- Promoting Maternal-Infant Survival Everywhere, a large, multinational clinical trial in as many as 18 countries to determine how best to reduce the risk of HIV transmission from infected pregnant women to their babies during pregnancy and breastfeeding while preserving the health of these children and their mothers
- Research studies on the following
- Impact of antiretroviral therapy and highly active antiretroviral therapy on HIV-infected women, as well as gender differences in responses to these treatments
- Longitudinal studies of women at high risk for HIV infection
- Older populations of HIV-infected women
- Co-infections and their impact on HIV disease progression
- Complications and sides effects of a vaccine against human papillomavirus in HIV-infected women
- Immunology of the female genital tract
- Topical microbicides
- Rectal microbicides
- Safe treatments for HIV-positive women during pregnancy and breastfeeding
- Strategies to minimize viral resistance to ARV therapy
- Various approaches to preventing mother-to-child transmission
Sexually Transmitted Diseases (STDs)
NIAID supports research to develop more effective prevention and treatment approaches to controlling STDs. NIAID has contributed to advances such as these:
- Two monoamine oxidase inhibitor (MAOI) drugs were able to prevent HSV infection of cells, identifying a novel therapeutic target for herpesvirus infections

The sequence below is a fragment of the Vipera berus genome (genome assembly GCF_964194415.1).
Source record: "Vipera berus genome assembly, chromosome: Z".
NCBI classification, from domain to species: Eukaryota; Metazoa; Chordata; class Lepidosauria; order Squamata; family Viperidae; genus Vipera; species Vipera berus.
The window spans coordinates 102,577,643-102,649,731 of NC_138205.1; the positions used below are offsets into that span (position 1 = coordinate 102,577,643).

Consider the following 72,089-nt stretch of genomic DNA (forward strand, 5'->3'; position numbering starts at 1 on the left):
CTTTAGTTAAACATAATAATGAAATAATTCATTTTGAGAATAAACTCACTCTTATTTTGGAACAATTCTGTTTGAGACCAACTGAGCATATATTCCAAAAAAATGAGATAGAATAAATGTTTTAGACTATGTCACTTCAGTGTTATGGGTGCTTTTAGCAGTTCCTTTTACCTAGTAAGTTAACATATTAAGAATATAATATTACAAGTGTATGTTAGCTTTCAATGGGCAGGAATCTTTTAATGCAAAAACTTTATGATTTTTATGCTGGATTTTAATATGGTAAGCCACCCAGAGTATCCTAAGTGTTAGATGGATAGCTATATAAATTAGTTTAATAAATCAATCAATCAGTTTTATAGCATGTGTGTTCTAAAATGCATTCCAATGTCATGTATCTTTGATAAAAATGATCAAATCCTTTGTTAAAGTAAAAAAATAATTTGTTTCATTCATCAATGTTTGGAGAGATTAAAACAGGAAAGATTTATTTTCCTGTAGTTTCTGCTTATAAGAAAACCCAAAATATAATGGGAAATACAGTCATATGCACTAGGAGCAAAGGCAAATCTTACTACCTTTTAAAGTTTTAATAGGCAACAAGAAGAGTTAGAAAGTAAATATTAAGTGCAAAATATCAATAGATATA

- A method for creating long-term cultures of cells infected with non-oncogenic human papillomaviruses (HPV), which are usually short-lived in cell culture
- Improved mouse model of chlamydia
- Discovery of a strong association of Mycoplasma genitalium, an organism that causes STDs, and cervicitis
- Decoding the genome of the parasite that causes trichomoniasis, revealing potential clues as to why the parasite has exhibited drug resistance and suggesting possible pathways for new treatments, diagnostics, and vaccines
- Removing an extra piece of DNA, called a plasmid, in a mouse model of chlamydia infection made the bacteria causing the infection less virulent and kept it from affecting the reproductive tract, suggesting a possible vaccine strategy against human disease
Ongoing research on STDs includes the following:
- A5240 study evaluating the safety and tolerability of an HPV vaccine in HIV-infected women, as well as a similar study for HIV-infected girls
- Search for safe and effective vaccines, topical microbicides, therapeutics, and strategies for preventing and treating STDs and resulting conditions
- Studies on the impact of STDs on various populations
- Development of better diagnostic tests
- Clinical trials for the prevention of genital herpes